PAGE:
Manage staff redundancies

Work out redundancy pay

You must pay redundancy to employees who have:

  • an employment contract
  • worked for 2 full years 
During the coronavirus pandemic, employees have the same redundancy rights, including redundancy pay.

Those in the following types of work do not qualify for redundancy pay:

  • armed forces
  • crown servants
  • domestic service, where they’re a member of the employer’s immediate family
  • police
  • share fishing
  • apprentices who are not employees at the end of their training

How to calculate redundancy pay

You must pay at least the statutory amount to your employees.

Use the GOV.UK redundancy pay calculator to work out an employee's statutory redundancy pay.

How much redundancy pay each employee gets depends on their age and how long they've worked for you. It's capped at 20 years – working backwards from the date you made them redundant. You must pay:

  • 1.5 weeks pay for each year of work after their 41st birthday
  • 1 week pay for each year of work after their 22nd birthday
  • half a week for each year of work before their 22nd birthday

The limit for weekly pay is £538. The maximum total amount of statutory redundancy pay is £16,140.

You should check your employment contracts as you might need to pay more than the statutory amount.

You can choose to pay higher amounts if you want to encourage voluntary redundancies.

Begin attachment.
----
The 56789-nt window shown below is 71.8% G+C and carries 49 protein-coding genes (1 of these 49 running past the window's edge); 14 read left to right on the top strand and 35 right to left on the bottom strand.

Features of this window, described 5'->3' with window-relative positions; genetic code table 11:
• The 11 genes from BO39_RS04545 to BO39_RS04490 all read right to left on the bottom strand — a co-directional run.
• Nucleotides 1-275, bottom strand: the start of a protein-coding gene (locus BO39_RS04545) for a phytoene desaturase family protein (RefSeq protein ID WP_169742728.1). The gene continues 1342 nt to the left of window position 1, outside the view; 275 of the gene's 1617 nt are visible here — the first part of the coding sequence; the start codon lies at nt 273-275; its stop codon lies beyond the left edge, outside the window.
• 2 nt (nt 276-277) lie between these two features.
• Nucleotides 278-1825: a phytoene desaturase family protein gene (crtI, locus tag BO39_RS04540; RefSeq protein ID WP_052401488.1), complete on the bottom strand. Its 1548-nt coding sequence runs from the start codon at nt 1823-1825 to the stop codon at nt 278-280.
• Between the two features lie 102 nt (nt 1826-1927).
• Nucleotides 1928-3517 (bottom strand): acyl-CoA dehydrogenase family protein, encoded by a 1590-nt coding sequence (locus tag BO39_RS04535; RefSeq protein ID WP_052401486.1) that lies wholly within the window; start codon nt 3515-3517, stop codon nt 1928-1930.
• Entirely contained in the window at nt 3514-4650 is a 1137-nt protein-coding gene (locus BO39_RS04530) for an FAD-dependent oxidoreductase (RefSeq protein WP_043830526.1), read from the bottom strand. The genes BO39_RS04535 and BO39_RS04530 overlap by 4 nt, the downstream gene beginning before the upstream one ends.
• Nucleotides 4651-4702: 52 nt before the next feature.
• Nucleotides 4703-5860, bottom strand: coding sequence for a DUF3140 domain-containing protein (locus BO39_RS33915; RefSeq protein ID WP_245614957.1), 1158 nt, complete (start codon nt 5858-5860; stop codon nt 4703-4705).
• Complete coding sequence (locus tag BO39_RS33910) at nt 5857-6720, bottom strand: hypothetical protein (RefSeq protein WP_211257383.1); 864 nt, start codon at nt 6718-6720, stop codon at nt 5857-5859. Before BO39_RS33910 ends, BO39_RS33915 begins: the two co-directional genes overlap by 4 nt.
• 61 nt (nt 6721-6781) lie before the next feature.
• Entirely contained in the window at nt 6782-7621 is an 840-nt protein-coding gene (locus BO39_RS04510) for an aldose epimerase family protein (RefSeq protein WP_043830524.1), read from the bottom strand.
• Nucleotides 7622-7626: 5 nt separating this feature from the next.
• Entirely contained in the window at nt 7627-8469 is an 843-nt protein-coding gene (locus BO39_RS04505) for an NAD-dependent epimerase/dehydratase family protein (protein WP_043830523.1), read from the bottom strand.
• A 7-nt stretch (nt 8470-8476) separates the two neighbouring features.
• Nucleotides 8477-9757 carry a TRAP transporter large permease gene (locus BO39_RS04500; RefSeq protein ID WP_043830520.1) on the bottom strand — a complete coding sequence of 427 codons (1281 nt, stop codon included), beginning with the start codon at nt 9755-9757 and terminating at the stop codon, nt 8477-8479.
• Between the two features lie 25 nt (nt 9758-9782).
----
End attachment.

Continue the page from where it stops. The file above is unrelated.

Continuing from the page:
If your employee's pay changes from week to week

Calculate the average weekly pay for the previous 12 weeks from the date you made them redundant.

If they did not work for a whole week during that time – for example they were on holiday or off sick – replace it with an earlier week.

You must share in writing with employees how you’ve calculated redundancy payments.

When you must pay redundancy

You should pay redundancy no later than an employee’s final pay day. You can pay later than this if you both agree another date in writing.

You should clearly communicate when and how the payment will be made. For example, let employees know if payments will be included in their monthly pay or as separate payments.

If you do not pay an employee on time, they might be able to make a claim to an employment tribunal.

If you cannot afford to pay redundancy

If making redundancy payments puts your business at risk you can ask the Redundancy Payments Service (RPS) for financial help. 

If you're insolvent you can get RPS to make your redundancy payments and recover the debt from your assets.

Find out how to get financial help from the Redundancy Payments Service.